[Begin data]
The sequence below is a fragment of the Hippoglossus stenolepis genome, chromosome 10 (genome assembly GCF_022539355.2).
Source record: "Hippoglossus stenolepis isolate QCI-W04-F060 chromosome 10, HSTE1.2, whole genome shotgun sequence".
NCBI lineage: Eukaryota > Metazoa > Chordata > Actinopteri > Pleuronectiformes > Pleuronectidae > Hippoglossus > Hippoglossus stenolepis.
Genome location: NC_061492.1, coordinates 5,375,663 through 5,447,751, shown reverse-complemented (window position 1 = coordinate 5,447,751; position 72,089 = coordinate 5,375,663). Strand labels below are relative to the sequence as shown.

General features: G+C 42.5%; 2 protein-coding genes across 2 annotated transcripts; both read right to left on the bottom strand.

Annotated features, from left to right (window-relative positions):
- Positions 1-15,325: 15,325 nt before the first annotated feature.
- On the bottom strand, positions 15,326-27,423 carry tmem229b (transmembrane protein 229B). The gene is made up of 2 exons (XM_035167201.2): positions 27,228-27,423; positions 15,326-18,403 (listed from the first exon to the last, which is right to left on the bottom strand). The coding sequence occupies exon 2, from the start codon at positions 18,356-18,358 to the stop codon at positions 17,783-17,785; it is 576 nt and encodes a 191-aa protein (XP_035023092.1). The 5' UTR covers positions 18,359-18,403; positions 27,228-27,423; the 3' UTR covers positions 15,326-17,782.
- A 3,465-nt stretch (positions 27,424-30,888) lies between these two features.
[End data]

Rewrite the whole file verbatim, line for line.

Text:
The sequence below is a fragment of the Hippoglossus stenolepis genome, chromosome 10 (genome assembly GCF_022539355.2).
Source record: "Hippoglossus stenolepis isolate QCI-W04-F060 chromosome 10, HSTE1.2, whole genome shotgun sequence".
NCBI lineage: Eukaryota > Metazoa > Chordata > Actinopteri > Pleuronectiformes > Pleuronectidae > Hippoglossus > Hippoglossus stenolepis.
Genome location: NC_061492.1, coordinates 5,375,663 through 5,447,751, shown reverse-complemented (window position 1 = coordinate 5,447,751; position 72,089 = coordinate 5,375,663). Strand labels below are relative to the sequence as shown.

General features: G+C 42.5%; 2 protein-coding genes across 2 annotated transcripts; both read right to left on the bottom strand.

Annotated features, from left to right (window-relative positions):
- Positions 1-15,325: 15,325 nt before the first annotated feature.
- On the bottom strand, positions 15,326-27,423 carry tmem229b (transmembrane protein 229B). The gene is made up of 2 exons (XM_035167201.2): positions 27,228-27,423; positions 15,326-18,403 (listed from the first exon to the last, which is right to left on the bottom strand). The coding sequence occupies exon 2, from the start codon at positions 18,356-18,358 to the stop codon at positions 17,783-17,785; it is 576 nt and encodes a 191-aa protein (XP_035023092.1). The 5' UTR covers positions 18,359-18,403; positions 27,228-27,423; the 3' UTR covers positions 15,326-17,782.
- A 3,465-nt stretch (positions 27,424-30,888) lies between these two features.